Remember when you were little, and you wanted to ask someone you didn’t know (like the President) about something, and your parents would tell you to write a letter? It always seemed like you’d never get a response, and yet, sometimes you did. In 1956, 12-year old Jim Berger took just this approach when he wrote to Frank Lloyd Weight asking him to design his black lab, Eddie, a dog house.
To be fair, Berger’s father, Bob, and Frank Lloyd Wright did in fact already know each other — Wright had been hired to design a house for him in San Anselmo, CA four years earlier, in 1952 (a house that, incidentally, would take 20 years to complete). Berger’s letter requested that Eddie’s dog house “be easy to build but would go with our house.”
Wright responded with a short typed letter.He graciously explained that designing such a house would be “an opportunity,” but that the timing wasn’t right. “Someday I may design one, but just now I’m too busy to concentrate on it. You write me next November to Phoenix, Arizona and I may have something then.”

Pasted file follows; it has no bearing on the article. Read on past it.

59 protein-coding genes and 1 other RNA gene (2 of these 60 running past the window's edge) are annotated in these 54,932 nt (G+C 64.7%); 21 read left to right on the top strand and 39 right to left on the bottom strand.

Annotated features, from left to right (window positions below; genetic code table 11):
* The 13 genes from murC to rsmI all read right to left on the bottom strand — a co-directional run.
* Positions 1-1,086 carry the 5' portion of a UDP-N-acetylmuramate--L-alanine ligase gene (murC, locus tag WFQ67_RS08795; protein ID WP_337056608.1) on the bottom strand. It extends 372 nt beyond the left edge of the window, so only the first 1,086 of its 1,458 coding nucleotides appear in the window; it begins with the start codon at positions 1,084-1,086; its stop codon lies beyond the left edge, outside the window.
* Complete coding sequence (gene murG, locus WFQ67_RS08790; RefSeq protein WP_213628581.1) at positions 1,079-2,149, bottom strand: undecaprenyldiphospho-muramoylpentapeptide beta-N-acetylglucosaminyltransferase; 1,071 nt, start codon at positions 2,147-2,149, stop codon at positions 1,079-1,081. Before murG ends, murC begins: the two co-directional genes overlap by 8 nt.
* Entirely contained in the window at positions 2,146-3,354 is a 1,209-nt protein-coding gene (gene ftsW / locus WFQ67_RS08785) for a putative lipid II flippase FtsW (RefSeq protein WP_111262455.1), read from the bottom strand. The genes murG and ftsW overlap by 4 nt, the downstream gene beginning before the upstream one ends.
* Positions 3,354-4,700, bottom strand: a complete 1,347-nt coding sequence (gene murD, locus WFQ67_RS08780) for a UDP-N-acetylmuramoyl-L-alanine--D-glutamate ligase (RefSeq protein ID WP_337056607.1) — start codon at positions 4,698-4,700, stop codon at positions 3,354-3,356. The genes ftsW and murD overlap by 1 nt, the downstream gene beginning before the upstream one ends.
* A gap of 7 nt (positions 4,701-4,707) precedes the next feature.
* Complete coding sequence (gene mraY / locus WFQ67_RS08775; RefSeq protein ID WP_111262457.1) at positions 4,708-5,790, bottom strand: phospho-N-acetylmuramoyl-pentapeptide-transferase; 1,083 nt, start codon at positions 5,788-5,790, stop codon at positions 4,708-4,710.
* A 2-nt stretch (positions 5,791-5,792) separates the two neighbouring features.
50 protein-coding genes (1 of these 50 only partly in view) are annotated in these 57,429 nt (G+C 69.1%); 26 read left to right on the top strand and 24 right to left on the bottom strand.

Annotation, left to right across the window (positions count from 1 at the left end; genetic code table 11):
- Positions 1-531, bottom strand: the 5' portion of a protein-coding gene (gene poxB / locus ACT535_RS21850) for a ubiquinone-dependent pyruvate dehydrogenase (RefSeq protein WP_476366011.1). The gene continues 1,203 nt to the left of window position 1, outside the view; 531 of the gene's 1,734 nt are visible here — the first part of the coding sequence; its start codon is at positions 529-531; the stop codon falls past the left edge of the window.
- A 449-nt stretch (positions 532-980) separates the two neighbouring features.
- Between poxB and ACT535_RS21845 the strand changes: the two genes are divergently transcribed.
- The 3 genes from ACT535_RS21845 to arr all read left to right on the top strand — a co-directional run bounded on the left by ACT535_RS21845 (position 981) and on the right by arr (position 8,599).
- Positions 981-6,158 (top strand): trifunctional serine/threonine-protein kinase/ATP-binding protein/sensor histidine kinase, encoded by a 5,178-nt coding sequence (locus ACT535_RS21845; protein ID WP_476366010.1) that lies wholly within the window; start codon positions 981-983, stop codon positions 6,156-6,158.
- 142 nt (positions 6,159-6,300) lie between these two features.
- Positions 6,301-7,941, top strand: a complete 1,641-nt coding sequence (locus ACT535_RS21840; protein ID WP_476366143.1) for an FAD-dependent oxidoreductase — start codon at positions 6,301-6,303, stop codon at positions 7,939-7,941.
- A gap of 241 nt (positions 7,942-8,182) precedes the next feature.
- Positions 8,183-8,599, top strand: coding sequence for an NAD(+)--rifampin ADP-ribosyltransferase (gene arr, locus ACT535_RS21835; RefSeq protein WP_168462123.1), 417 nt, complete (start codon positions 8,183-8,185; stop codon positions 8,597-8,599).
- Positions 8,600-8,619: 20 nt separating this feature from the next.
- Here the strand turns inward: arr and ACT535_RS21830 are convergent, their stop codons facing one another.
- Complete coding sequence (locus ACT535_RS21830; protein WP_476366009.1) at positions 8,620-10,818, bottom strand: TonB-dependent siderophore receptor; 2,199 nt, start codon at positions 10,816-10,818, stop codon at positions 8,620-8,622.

Berger — and this is especially adorable, because kids aren’t always good at follow-through — dutifully complied, writing to him again. This time, Wright sent back “a full set of working drawings for a triangular-shaped dog house of four square feet, to be built of the mahogany and cedar scraps left over from the main house.”
It’s a funny design — triangular and with two openings. It’s certainly not your average doghouse.
And incredibly, after putting in all that effort, little Jim Berger never did build it. I’m not clear on the timeline, but perhaps he lost interest by the time the plans finally arrived? Eventually he joined the army and left home, and his dad and brother completed the project instead. Like many notable structures that have gone unloved and/or unappreciated in their time, Jim’s mom threw it out after her husband Bob died in 1973.
Then again, maybe we can’t blame Jim’s mom entirely. Apparently Eddie didn’t like the house particularly. Instead, “he liked to sleep by the warmth coming out of the front door.”